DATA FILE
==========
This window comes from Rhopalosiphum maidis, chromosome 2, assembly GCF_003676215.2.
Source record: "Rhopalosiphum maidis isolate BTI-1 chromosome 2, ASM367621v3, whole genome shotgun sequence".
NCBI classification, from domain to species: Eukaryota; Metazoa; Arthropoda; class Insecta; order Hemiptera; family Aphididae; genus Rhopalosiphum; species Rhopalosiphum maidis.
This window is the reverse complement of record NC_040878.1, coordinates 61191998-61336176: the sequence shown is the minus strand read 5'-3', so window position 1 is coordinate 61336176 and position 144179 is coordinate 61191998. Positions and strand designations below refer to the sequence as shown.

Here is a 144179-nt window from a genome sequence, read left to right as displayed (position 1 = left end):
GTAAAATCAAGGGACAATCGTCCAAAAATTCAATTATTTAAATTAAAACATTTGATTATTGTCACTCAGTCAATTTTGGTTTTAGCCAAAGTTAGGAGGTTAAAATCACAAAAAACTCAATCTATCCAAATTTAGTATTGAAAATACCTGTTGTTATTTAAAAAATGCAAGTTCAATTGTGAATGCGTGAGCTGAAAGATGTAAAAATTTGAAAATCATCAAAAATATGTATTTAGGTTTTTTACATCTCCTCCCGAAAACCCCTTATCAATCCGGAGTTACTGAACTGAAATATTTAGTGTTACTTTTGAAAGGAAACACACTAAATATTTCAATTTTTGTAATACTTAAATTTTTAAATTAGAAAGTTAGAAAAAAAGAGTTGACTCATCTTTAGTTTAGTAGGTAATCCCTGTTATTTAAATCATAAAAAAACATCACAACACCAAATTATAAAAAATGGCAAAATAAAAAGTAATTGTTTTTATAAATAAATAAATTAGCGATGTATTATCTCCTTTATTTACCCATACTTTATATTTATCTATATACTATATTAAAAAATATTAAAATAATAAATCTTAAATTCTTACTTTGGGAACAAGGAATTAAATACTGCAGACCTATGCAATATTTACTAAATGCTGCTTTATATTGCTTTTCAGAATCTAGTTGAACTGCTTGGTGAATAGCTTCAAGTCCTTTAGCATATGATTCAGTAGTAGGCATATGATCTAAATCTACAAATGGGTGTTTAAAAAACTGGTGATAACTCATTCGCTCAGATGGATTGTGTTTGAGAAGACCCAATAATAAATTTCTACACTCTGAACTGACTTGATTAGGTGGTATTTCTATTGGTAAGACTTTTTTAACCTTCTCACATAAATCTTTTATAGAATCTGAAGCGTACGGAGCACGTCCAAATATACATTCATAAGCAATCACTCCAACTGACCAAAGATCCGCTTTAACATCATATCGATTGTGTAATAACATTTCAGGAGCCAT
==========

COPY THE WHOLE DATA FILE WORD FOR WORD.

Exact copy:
This window comes from Rhopalosiphum maidis, chromosome 2, assembly GCF_003676215.2.
Source record: "Rhopalosiphum maidis isolate BTI-1 chromosome 2, ASM367621v3, whole genome shotgun sequence".
NCBI classification, from domain to species: Eukaryota; Metazoa; Arthropoda; class Insecta; order Hemiptera; family Aphididae; genus Rhopalosiphum; species Rhopalosiphum maidis.
This window is the reverse complement of record NC_040878.1, coordinates 61191998-61336176: the sequence shown is the minus strand read 5'-3', so window position 1 is coordinate 61336176 and position 144179 is coordinate 61191998. Positions and strand designations below refer to the sequence as shown.

Here is a 144179-nt window from a genome sequence, read left to right as displayed (position 1 = left end):
GTAAAATCAAGGGACAATCGTCCAAAAATTCAATTATTTAAATTAAAACATTTGATTATTGTCACTCAGTCAATTTTGGTTTTAGCCAAAGTTAGGAGGTTAAAATCACAAAAAACTCAATCTATCCAAATTTAGTATTGAAAATACCTGTTGTTATTTAAAAAATGCAAGTTCAATTGTGAATGCGTGAGCTGAAAGATGTAAAAATTTGAAAATCATCAAAAATATGTATTTAGGTTTTTTACATCTCCTCCCGAAAACCCCTTATCAATCCGGAGTTACTGAACTGAAATATTTAGTGTTACTTTTGAAAGGAAACACACTAAATATTTCAATTTTTGTAATACTTAAATTTTTAAATTAGAAAGTTAGAAAAAAAGAGTTGACTCATCTTTAGTTTAGTAGGTAATCCCTGTTATTTAAATCATAAAAAAACATCACAACACCAAATTATAAAAAATGGCAAAATAAAAAGTAATTGTTTTTATAAATAAATAAATTAGCGATGTATTATCTCCTTTATTTACCCATACTTTATATTTATCTATATACTATATTAAAAAATATTAAAATAATAAATCTTAAATTCTTACTTTGGGAACAAGGAATTAAATACTGCAGACCTATGCAATATTTACTAAATGCTGCTTTATATTGCTTTTCAGAATCTAGTTGAACTGCTTGGTGAATAGCTTCAAGTCCTTTAGCATATGATTCAGTAGTAGGCATATGATCTAAATCTACAAATGGGTGTTTAAAAAACTGGTGATAACTCATTCGCTCAGATGGATTGTGTTTGAGAAGACCCAATAATAAATTTCTACACTCTGAACTGACTTGATTAGGTGGTATTTCTATTGGTAAGACTTTTTTAACCTTCTCACATAAATCTTTTATAGAATCTGAAGCGTACGGAGCACGTCCAAATATACATTCATAAGCAATCACTCCAACTGACCAAAGATCCGCTTTAACATCATATCGATTGTGTAATAACATTTCAGGAGCCAT